When I was an undergrad, I took a couple theology papers. Nothing exotic – just introductory stuff. Early in one course, my lecturer announced that God’s revelation was complete. At the time it didn’t make much sense – doesn’t God continue to speak to us today? In what sense can God’s revelation be considered complete when human beings continue to live out the drama of redemption? Is God not always revealed and revealed again as we move through our lives? Looking back, I think the lecturer was trying to say that the Bible isn’t waiting for a Part Two. We don’t need the Mormons or whatever cobbling bits on. That’s a more reasonable point to be making. Maybe we just need some clearer terms. Maybe we need a way of distinguishing between God’s self-revelation in the birth, life, and death of Christ, and in the words of Holy Scripture – the official canon, as it were – and the deepening relationship that each of us has with Christ in our own private lives. You’ll often hear Christians say things like ‘God revealed His love to me today,’ or ‘God reminded me of His patience.’ It feels appropriate to describe those moments as revelations, as God revealing Himself to us. They obviously aren’t new revelations in terms of the Bible and the life of Christ and stuff – they’re usually just things that we’d forgotten, or that we’re coming to understand in a deeper way. They’re things like ‘God is good’ or ‘God loves me’. They’re mundane theological points – and yet we often experience them as revelatory.
So there are some valid questions about the terms we use for these different types of revelation, and about the relationship between them. One chief question might be about how we should speak about our experience of God, given the pre-existing and authoritative revelations held in Scripture and the life of Christ. This is where Hildegard of Bingen enters the picture. Hildegard of Bingen was a 12th century German mystic. She wrote and preached extensively, and her three major works all record her mystic visions. The one that we’re dealing with today, The Book of the Rewards of Life, is the second of those visions, the first and third being contained in Scivias and The Book of the Divine Works of a Simple Person.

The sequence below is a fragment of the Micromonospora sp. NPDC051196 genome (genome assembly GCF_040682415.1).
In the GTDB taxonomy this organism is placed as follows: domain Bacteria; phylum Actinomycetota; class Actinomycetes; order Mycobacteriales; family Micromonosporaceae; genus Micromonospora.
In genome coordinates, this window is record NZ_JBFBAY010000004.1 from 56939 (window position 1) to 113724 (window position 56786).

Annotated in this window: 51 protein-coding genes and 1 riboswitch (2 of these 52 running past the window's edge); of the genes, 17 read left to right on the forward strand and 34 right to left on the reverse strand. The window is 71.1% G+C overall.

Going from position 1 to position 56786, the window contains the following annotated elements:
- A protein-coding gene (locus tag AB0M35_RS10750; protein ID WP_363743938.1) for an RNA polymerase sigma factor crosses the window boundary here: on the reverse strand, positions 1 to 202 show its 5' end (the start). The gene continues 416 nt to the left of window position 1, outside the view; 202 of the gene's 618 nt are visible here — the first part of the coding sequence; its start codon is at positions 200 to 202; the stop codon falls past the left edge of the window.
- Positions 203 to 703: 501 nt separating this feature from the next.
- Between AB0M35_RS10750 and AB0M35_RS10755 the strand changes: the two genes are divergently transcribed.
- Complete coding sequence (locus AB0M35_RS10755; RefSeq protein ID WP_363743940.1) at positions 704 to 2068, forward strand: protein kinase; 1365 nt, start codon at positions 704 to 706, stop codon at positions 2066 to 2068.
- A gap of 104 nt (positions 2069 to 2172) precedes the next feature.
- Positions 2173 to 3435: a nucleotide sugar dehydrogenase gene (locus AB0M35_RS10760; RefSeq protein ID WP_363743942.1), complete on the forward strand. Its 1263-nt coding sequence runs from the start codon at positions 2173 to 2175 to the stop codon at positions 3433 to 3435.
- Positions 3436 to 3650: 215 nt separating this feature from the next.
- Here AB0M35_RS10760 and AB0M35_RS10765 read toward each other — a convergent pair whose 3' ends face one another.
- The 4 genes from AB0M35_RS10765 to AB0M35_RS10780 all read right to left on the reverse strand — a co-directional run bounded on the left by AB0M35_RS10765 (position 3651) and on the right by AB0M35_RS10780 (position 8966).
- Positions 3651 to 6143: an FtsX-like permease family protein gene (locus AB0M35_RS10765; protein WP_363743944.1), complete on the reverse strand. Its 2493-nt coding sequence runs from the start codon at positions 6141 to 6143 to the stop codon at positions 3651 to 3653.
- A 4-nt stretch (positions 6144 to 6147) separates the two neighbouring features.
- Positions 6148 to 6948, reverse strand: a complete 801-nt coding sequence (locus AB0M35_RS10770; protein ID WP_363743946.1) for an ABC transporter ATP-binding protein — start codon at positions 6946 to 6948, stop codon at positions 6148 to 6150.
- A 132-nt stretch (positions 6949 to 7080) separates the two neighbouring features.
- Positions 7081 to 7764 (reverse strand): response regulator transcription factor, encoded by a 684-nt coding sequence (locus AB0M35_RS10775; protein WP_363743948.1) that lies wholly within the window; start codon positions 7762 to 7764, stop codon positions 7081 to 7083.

- The text: The Book of the Rewards of Life
- The author: Hildegard of Bingen
- Read it yourself: Haven’t found any versions of this book online. I’m using this edition, translated by Bruce Hozeski.
Let’s just run the obvious question here, just to start. Is Hildegard allowed to have visions from God? If God’s revelation is complete, what’s He doing giving these extra revelations to some German lady? What do we make of that? They’re pretty specific visions, too. Hildegard writes that she saw “a person who was so tall that he reached from the summit of the clouds of heaven right down to the abyss.” There’s an Ethiopian, a hunting dog, a bunch of different clouds, and a giant worm with a human head and the ear of a hare that’s so big that it covers the creature’s head. Shit’s wild. And these aren’t necessarily images that appear in the Bible, either. There’s definitely no worm monster – or any of the other crazy creatures that pop up. For example:
“The third image was also like a man, except that it had a hooked nose, hands like bears’ feet, and feet like a griffin’s.”
“The sixth image had a man’s face, except that its mouth was like a scorpion’s and its eyes were so distorted that their whites were larger than the pupils. Its arms were those of a human, but its hands were gnarled and had long fingernails. Its chest, front and back, was like a crab’s. Its shins were like those of locusts and its feet were like a viper’s.”